Paolo de Renzio - Senior Research Fellow, International Budget Partnership, and Research Associate, ODI
Joachim Wehner - Senior Lecturer, London School of Economics
Rebecca Simson - Research Officer, ODI
Edward Hedger - Head of Centre for Aid and Public Expenditure, ODI
This event will discuss the findings from a 3-year research project supported by the International Budget Partnership on the causes and consequences of budget transparency, summarized in a recently published book, ‘Open Budgets: The Political Economy of Transparency, Participation and Accountability’.
Fiscal transparency is important for two reasons. First, because people have a right to know what their governments do with public resources. Second, because of its transformative potential in reshaping the relationship between governments and their citizens. When governments publish more information on their fiscal operations, citizens can better monitor government actions and hold them accountable for how they raise and spend public resources.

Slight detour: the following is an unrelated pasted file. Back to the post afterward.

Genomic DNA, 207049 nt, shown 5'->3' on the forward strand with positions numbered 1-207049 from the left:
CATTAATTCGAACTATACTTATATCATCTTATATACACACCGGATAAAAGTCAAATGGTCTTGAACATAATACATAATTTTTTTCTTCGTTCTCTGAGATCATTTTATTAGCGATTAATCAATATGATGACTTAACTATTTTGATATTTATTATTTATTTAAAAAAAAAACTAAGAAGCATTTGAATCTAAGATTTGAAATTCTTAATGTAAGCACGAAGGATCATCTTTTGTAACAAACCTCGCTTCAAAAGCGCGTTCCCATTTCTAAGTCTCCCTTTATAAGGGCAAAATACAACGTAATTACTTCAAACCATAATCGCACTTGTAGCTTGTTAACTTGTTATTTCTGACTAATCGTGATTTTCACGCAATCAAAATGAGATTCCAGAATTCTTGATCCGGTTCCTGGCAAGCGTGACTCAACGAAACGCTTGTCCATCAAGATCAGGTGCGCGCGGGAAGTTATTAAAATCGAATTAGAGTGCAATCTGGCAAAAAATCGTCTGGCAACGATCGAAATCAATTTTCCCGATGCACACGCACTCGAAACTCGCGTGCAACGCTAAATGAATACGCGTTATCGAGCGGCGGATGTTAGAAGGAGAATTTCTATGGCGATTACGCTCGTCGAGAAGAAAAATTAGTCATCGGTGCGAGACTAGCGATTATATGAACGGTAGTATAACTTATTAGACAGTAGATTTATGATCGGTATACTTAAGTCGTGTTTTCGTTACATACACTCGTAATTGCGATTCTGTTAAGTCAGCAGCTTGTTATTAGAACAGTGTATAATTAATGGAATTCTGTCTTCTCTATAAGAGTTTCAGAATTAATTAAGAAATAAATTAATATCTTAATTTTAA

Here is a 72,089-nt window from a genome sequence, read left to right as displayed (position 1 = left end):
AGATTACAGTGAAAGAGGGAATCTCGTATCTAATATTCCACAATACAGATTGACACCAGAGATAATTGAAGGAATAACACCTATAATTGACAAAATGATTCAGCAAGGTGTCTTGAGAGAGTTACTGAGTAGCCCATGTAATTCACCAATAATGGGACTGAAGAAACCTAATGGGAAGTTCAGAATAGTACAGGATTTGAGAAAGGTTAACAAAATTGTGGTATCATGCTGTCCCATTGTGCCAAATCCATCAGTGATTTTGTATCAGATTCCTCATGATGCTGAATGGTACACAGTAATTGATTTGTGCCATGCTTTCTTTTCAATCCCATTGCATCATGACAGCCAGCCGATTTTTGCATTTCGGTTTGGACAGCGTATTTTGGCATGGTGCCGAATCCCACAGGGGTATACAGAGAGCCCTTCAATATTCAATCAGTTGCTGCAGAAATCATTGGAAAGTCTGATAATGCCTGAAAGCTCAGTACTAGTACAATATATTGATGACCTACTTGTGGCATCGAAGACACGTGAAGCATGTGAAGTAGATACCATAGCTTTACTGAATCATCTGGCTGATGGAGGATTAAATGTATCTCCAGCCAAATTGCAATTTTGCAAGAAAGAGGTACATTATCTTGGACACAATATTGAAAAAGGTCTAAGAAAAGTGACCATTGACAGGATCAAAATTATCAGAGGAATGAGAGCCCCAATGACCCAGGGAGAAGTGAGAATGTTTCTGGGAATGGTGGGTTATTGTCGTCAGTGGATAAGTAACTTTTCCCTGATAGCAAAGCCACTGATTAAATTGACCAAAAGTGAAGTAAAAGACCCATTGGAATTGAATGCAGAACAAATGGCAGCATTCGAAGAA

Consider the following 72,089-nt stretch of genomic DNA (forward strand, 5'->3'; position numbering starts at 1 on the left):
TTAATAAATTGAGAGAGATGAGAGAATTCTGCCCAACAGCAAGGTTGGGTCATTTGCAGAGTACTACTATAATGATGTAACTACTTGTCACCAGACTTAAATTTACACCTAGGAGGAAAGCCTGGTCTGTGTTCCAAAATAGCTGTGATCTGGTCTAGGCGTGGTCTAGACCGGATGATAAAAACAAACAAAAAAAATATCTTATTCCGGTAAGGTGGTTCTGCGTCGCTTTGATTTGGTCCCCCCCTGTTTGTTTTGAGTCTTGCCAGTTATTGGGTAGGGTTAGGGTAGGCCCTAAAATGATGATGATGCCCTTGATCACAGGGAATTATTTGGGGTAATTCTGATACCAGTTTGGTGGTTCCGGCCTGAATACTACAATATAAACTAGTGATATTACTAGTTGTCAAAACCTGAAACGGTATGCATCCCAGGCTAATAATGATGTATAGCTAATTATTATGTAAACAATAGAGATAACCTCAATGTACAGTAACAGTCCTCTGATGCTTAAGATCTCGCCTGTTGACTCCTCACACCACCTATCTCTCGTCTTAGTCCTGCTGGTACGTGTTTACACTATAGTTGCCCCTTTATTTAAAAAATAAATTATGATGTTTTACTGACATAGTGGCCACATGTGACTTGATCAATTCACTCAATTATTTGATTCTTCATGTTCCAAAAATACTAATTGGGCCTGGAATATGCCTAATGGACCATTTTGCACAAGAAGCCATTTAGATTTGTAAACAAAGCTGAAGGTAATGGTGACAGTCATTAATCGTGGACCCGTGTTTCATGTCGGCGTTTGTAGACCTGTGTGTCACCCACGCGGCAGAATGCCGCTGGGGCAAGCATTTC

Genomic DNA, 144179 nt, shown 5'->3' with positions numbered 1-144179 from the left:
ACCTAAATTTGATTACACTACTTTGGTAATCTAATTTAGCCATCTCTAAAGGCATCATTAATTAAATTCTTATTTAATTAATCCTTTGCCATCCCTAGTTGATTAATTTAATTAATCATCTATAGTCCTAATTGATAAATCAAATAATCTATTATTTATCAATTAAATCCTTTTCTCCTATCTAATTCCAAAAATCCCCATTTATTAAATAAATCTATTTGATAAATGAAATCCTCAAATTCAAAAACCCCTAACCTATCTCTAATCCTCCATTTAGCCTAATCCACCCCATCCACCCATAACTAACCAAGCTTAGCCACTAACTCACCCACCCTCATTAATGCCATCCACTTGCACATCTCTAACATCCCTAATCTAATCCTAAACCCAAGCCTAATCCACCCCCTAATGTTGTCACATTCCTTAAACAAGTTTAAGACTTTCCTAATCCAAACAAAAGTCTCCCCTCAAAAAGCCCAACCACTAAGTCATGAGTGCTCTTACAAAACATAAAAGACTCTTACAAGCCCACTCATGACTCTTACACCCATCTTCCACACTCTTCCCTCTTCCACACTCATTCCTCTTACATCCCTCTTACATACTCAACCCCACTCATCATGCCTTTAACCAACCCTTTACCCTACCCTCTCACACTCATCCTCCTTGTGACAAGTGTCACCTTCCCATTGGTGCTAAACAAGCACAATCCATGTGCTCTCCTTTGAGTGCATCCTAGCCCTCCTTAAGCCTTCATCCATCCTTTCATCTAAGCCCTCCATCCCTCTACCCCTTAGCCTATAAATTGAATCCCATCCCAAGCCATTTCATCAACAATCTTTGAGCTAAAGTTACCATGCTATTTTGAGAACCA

Given the dearth of existing research on when and why governments adopt and implement transparency-enhancing reforms, and on whether enhanced transparency does in fact lead to citizen engagement and improved accountability, the International Budget Partnership (IBP) embarked on an ambitious research program aimed at deepening understanding of the causes and consequences of budget transparency. Its results question some of the assumptions behind the move towards more fiscal transparency, and offer some insights into future opportunities and challenges.